backtop


Print 14 comment(s) - last by AEvangel.. on Aug 12 at 4:01 PM


T-Mobile increasingly proving a tease, offering customers "unlimited" data plans and giving them something less. Rumor has it that it's preparing new fees.  (Source: Whedon.info)

A leaked document reveals overages coming on Saturday.  (Source: TmoNews)
Overage fees are capped to limit the damage done

Deutsche Telekom AG's (ETR:DTE) T-Mobile USA is showing creeping signs that it's moving towards its possible new parent company, AT&T Inc. (T), in pricing and allowances.  While T-Mobile continues to offer competitive multi-line plans, some loyal fans have been fearful about a series of erosions to the company's "unlimited" data plans.

i. Bye Bye 200 MB "Unlimited", Hello, Overage!

In recent months "unlimited" was transitioned to a capped plan where T-Mobile did not charge for overages, but throttled data connections past your plans defined MB/GB limit.  Now T-Mobile may be preparing to make an even greater shift, with word leaking that there will be overages on new 200 MB plans, starting August 13.

The 200 MB plan is T-Mobile's most affordable tier, available for a mere $10 USD/month.  Existing customers can continue to use the plan in its current (overage-free) form, at least until their contract expires.

For new subscribers, you will get hit with $0.10 USD/MB fees.  That may seem rather high (AT&T's overage is $10 USD/GB -- or rough $0.01 USD/MB), but T-Mobile has softened the blow, capping the maximum overage at $30 or $35 USD, depending on what kind of line you have.  In other words, customers will likely reach the overage far faster, but won't risk the hundreds of dollars of overages that customers on some other carriers have experienced.

ii. AT&T to Grandfather T-Mobile Users

In related news, an AT&T spokesperson responded to our inquiry regarding how the possible acquisition will affect T-Mobile users' plans.  They stated, "T-Mobile consumers will be able to keep their rate plans for as long as they want to, even when upgrading to a comparable device, once the merger is completed."

We asked what exactly "comparable device" meant.  Our guess was it was based on the type of modem (3G, HSPA+), but it could also mean feature phones versus "smart phones".  The AT&T spokesperson was unsure of the definition and was unable to provide us with this information, so the precise details of the grandfathering scheme are a bit nebulous, even if it is clear there will be such a scheme.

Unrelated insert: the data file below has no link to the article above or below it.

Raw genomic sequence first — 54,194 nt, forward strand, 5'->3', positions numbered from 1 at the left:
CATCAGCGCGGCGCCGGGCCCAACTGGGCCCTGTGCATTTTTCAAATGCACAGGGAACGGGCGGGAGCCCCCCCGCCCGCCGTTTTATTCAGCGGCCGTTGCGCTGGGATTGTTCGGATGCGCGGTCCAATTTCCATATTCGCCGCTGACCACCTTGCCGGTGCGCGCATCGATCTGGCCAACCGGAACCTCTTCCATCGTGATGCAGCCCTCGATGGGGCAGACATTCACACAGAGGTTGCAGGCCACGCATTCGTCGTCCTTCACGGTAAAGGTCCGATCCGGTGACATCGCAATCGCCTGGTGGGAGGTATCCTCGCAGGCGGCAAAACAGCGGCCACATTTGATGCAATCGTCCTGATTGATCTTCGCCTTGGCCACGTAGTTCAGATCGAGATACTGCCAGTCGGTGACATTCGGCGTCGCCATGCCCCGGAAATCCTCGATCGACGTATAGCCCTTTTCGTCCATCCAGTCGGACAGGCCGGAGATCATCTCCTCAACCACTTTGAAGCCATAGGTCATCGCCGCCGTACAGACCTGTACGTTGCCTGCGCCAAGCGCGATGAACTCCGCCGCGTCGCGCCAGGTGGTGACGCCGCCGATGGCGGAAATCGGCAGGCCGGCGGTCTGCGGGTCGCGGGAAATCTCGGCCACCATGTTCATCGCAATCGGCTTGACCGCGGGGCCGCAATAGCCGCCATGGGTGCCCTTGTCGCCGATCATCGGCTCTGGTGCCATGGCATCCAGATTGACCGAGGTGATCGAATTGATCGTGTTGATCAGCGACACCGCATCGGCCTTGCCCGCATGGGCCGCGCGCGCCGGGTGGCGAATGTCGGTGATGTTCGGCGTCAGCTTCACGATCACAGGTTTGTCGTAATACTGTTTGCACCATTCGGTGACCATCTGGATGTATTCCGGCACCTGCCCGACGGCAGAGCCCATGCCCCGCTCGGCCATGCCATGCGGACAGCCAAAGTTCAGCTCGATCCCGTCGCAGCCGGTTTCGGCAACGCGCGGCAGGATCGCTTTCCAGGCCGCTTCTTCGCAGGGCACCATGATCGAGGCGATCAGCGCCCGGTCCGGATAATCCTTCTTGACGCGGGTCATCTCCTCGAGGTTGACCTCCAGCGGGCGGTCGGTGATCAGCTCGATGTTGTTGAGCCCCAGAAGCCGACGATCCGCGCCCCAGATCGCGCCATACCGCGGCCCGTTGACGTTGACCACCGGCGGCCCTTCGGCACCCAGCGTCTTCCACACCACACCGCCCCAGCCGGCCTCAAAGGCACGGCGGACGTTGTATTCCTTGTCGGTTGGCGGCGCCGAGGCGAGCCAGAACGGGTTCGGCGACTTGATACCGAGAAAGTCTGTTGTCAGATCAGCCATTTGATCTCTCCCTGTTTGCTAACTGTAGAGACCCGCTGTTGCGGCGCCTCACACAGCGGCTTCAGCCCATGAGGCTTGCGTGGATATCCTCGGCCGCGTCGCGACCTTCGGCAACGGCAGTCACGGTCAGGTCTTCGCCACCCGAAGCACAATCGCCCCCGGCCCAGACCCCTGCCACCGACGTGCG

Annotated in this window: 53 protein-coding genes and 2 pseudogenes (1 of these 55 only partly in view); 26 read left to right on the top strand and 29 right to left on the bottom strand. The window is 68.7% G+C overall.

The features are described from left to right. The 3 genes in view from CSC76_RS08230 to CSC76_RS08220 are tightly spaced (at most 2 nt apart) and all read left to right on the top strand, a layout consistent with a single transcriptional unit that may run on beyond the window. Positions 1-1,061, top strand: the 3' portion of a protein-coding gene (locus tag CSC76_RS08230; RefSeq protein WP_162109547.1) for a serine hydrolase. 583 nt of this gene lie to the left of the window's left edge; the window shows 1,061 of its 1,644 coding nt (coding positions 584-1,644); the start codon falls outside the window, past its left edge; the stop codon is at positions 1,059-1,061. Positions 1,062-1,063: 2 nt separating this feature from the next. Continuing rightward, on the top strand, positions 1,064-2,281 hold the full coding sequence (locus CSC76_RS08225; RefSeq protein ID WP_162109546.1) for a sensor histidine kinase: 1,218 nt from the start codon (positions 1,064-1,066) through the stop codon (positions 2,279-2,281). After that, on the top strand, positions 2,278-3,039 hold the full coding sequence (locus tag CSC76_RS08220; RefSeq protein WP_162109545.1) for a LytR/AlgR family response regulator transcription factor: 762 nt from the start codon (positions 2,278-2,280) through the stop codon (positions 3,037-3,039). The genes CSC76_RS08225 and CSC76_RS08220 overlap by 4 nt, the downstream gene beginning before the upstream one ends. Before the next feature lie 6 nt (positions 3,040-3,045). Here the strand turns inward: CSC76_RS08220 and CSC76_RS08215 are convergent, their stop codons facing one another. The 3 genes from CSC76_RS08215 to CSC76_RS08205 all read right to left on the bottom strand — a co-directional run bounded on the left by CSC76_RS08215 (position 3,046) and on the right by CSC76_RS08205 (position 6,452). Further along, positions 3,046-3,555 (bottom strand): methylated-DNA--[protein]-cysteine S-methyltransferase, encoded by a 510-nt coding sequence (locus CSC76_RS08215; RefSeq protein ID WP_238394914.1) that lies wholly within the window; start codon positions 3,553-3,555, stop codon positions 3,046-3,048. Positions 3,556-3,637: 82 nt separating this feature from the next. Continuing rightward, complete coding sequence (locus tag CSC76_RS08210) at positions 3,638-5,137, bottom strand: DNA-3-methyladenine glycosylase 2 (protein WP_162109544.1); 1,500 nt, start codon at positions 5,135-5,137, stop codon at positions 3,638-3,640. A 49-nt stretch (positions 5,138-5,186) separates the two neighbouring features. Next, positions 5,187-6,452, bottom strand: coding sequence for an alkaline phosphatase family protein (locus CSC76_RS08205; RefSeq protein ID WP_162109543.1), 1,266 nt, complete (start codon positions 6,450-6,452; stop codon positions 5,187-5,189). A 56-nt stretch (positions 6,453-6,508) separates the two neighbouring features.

AT&T has the second highest data prices in the industry, behind only Verizon Wireless (VZ).  Ironically their price follows their current size in terms of U.S. subscribers -- Verizon is no. 1 in the country, while AT&T is a close no. 2.  Despite the newly added limitations, T-Mobile's data plans are still cheaper and less restrictive than either of the top two.

Sprint Nextel Corp. (S) remains the only carrier to provide truly uncapped and unlimited smart phone data.  It also happens to be in a close competition with T-Mobile for lowest data rates.



Comments     Threshold


This article is over a month old, voting and posting comments is disabled

RE: Until and if this merger happens....
By theapparition on 8/11/2011 12:22:23 PM , Rating: 2
Once the acquisition was announced, they have every right to comment. It's called full disclosure, and T-Mobile customers should have the right to know what AT&T plans if the merger is approved.

Keep in mind, AT&T and T-Mobile entered into a contract for the purchase. It's been signed by both parties. As such, they've opened thier books to each other, and have some other contractual obligations.

In other words, They've already bought T-mobile, just waiting to see if the government let's it continue. Certainly not as simple as you make it out.


RE: Until and if this merger happens....
By Samus on 8/11/2011 1:02:34 PM , Rating: 5
AT&T has donated half a million dollars to Tea Party congressmen, who are hypocritically for large corporations meanwhile also for a downsized government. Sure, let Walmart and AT&T rule the world, unregulated.

God I hope this merger doesn't go through. Appearantly government officials don't learn anything from the past. AT&T became an outragous monopoly once before and had to be split up for the sake of infrastructure integrety, consumer protection and national security (unreliable communications systems during the cold war are one of the many blunders of that era.) The war in the middle east is just another huge, relevant example of how we learned nothing from the vietnam-era.


By Chaser on 8/11/2011 2:37:42 PM , Rating: 1
quote:
AT&T has donated half a million dollars to Tea Party congressmen
So you have a source for this?
quote:
who are hypocritically for large corporations meanwhile also for a downsized government.
Yes they are the only same people in Washington right now that are for the growth of the private sector that creates money rather than the government that confiscates or borrows and re-distributes money. So that's hypocritical? But that's right we need to spend our way even further towards prosperity. Right.

Despite being labeled as "terrorists" by the rather terrified left as 2012 approaches, they are the only politicians that are demanding their lofty goals: Stop borrowing to spend what you don't have. Live within your means like most responsible states and households do. And submit a budget? Remember those? Well the democrats haven't in like over 2 years, even when they had complete control of all of Washington DC over that period.

Yeah that evil tea party. Curse them!


"Young lady, in this house we obey the laws of thermodynamics!" -- Homer Simpson














botimage
Copyright 2014 DailyTech LLC. - RSS Feed | Advertise | About Us | Ethics | FAQ | Terms, Conditions & Privacy Information | Kristopher Kubicki